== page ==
April 9, 2013




HBO:  Westeros ruled the night, as GAME OF THRONES took the Sunday lead now that The Walking Dead and The Bible are done, down just a tick from last week’s premiere to 2.3, plus another 0.6 for the 10PM re-airing.  (Remember, as always, that pay-TV numbers reflect the entire country even though only 1/3 of US households are subscribers, so within their universe, they’re essentially triple these ratings.)  About 3/4 of the show’s viewership was under 50.  This week, HBO will see if the Thrones lead-in can lend a hand to Season 2 of Veep.

AMC:  As yesterday’s preliminary numbers foretold, MAD MEN was slightly down from last season’s 1.2 premiere at 1.1.  Given its subject matter, it’s no surprise that the show skews old, with about 45% of its audience under 50 (Mad Men‘s audience also has the highest average household income on all of cable, which makes its viewers valuable despite their age).

SHOWTIME:  A night of season finales was led by SHAMELESS, up 0.1 for the week to 0.9.  That was also up 0.2 from its Season 2 finale, although it was down 0.2 from this season’s premiere.  About 2/3 of its viewers were under 50.  The Season 2 finale of HOUSE OF LIES had a 0.4, even with the previous week and the Season 1 finale, although down 0.2 from this season’s premiere.  About 60% of its viewers were under 50.  CALIFORNICATION is clearly on the decline with a 0.2, even with last week, but down from last year’s 0.5 season finale and this year’s 0.6 season premiere.  Only about 45% of its audience is under 50.  (Two general points:  last year’s season premieres aired on a night with no strong competition on HBO; also, since pay-TV networks don’t sell advertising, the proportion of under 50/over 50 viewers is less important–everyone pays to subscribe–although it’s still generally healthy to have viewers who are generally healthy.)

HISTORY CHANNEL:  The network showed confidence in VIKINGS by announcing its Season 2 renewal before waiting to see how the show would do without a giant lead-in from The Bible, and the series rewarded that confidence, down just slightly to 1.2 and solidly ahead of its 0.9 lead-in from AX MEN (the previous week, the lead-in from Bible had been 3.0).  Without being too specifically spoilery, with that out of the way, a cast change caused by the events of this past episode shouldn’t give the show any trouble going forward.  As with all of History Channel’s hits to date, Vikings skews old, with about 45% of its audience under 50.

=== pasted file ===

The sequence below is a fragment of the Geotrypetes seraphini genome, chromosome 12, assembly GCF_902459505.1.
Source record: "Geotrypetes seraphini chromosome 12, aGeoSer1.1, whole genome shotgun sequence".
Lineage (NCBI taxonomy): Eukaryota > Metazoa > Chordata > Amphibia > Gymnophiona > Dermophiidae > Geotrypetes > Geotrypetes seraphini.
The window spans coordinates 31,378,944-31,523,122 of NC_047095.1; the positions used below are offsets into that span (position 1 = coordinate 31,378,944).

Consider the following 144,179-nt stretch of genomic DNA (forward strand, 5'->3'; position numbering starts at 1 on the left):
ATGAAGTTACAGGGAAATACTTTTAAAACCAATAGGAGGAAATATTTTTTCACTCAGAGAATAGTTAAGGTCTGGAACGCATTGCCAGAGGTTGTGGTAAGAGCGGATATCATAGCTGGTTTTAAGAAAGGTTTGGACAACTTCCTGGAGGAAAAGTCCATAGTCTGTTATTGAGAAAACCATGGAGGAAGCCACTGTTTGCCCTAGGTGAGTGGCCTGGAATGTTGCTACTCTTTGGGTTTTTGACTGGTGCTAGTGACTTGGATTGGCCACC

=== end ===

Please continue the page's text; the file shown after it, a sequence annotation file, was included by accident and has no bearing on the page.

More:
LIFETIME:  A pair of 0.8s for the network’s soapy duo of ARMY WIVES (up 0.1) and THE CLIENT LIST (even).  Wives has survived its changeover in cast, although it’s a notch or two behind last season.  Only about 38% of the viewers for Client were under 50, compared to 48% for Wives.


TNT:  It’s not clear just how TNT found itself in the predicament of having to shove DALLAS episodes onto its schedule in order to be done with them before its NBA Playoff coverage starts in 2 weeks–it’s not as though the network didn’t know when the playoffs began or how many episodes of Dallas they’d ordered.  But in any case, it led to 2-hour blocks this week and next week.  The extra 8PM episode last night had a 0.6 rating, which went up to a more typical 0.8 for the show’s usual 9PM hour.  Less than 40% of the viewers for both hours were under 50.  The season (for the moment) finale of MONDAY MORNINGS had a 0.3 rating, terrible for a TNT show, and even worse, only 29% of its audience was in the 18-49 demo.

A&E:  This wasn’t what the network was hoping for when it renewed BATES MOTEL for a second season on Monday:  the show dropped 0.2 for the week to 1.0.  That’s still a solid number for the network, especially compared to the old-folks skew of its Longmire (a robust 55% of the Bates audience is under 50), but A&E won’t want to see it continue to slip.

About the Author

Mitch Salem
MITCH SALEM has worked on the business side of the entertainment industry for 20 years, as a senior business affairs executive and attorney for such companies as NBC, ABC, USA, Syfy, Bravo, and BermanBraun Productions, and before that, at the NY law firm of Weil, Gotshal & Manges. During all that, he has more or less constantly been going to the movies and watching TV, and writing about both since the 1980s. His film reviews also currently appear on and In addition, he is co-writer of an episode of the television series "Felicity."